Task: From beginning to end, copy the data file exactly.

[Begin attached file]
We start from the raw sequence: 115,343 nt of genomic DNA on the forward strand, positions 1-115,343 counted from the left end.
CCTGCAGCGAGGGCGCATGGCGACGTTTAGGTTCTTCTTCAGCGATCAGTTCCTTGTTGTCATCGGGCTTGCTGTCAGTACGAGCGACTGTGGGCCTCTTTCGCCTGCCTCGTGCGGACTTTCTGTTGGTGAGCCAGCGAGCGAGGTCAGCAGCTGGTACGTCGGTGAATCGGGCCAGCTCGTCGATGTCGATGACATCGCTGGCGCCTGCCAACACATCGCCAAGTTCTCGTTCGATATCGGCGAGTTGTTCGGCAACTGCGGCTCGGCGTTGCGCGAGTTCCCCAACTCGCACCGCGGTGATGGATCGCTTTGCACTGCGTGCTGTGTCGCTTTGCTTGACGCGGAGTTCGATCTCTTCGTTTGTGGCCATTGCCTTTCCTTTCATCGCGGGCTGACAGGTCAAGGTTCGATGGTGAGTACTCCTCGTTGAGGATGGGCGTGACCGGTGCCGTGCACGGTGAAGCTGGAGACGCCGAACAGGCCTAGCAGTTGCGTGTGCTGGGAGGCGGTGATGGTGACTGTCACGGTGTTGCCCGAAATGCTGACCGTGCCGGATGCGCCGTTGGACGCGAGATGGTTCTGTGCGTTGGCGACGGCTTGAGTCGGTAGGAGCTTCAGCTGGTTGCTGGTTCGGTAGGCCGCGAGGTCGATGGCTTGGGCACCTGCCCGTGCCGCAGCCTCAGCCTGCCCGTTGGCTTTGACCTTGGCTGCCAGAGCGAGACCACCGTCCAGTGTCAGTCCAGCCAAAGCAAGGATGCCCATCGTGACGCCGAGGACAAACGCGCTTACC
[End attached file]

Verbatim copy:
We start from the raw sequence: 115,343 nt of genomic DNA on the forward strand, positions 1-115,343 counted from the left end.
CCTGCAGCGAGGGCGCATGGCGACGTTTAGGTTCTTCTTCAGCGATCAGTTCCTTGTTGTCATCGGGCTTGCTGTCAGTACGAGCGACTGTGGGCCTCTTTCGCCTGCCTCGTGCGGACTTTCTGTTGGTGAGCCAGCGAGCGAGGTCAGCAGCTGGTACGTCGGTGAATCGGGCCAGCTCGTCGATGTCGATGACATCGCTGGCGCCTGCCAACACATCGCCAAGTTCTCGTTCGATATCGGCGAGTTGTTCGGCAACTGCGGCTCGGCGTTGCGCGAGTTCCCCAACTCGCACCGCGGTGATGGATCGCTTTGCACTGCGTGCTGTGTCGCTTTGCTTGACGCGGAGTTCGATCTCTTCGTTTGTGGCCATTGCCTTTCCTTTCATCGCGGGCTGACAGGTCAAGGTTCGATGGTGAGTACTCCTCGTTGAGGATGGGCGTGACCGGTGCCGTGCACGGTGAAGCTGGAGACGCCGAACAGGCCTAGCAGTTGCGTGTGCTGGGAGGCGGTGATGGTGACTGTCACGGTGTTGCCCGAAATGCTGACCGTGCCGGATGCGCCGTTGGACGCGAGATGGTTCTGTGCGTTGGCGACGGCTTGAGTCGGTAGGAGCTTCAGCTGGTTGCTGGTTCGGTAGGCCGCGAGGTCGATGGCTTGGGCACCTGCCCGTGCCGCAGCCTCAGCCTGCCCGTTGGCTTTGACCTTGGCTGCCAGAGCGAGACCACCGTCCAGTGTCAGTCCAGCCAAAGCAAGGATGCCCATCGTGACGCCGAGGACAAACGCGCTTACC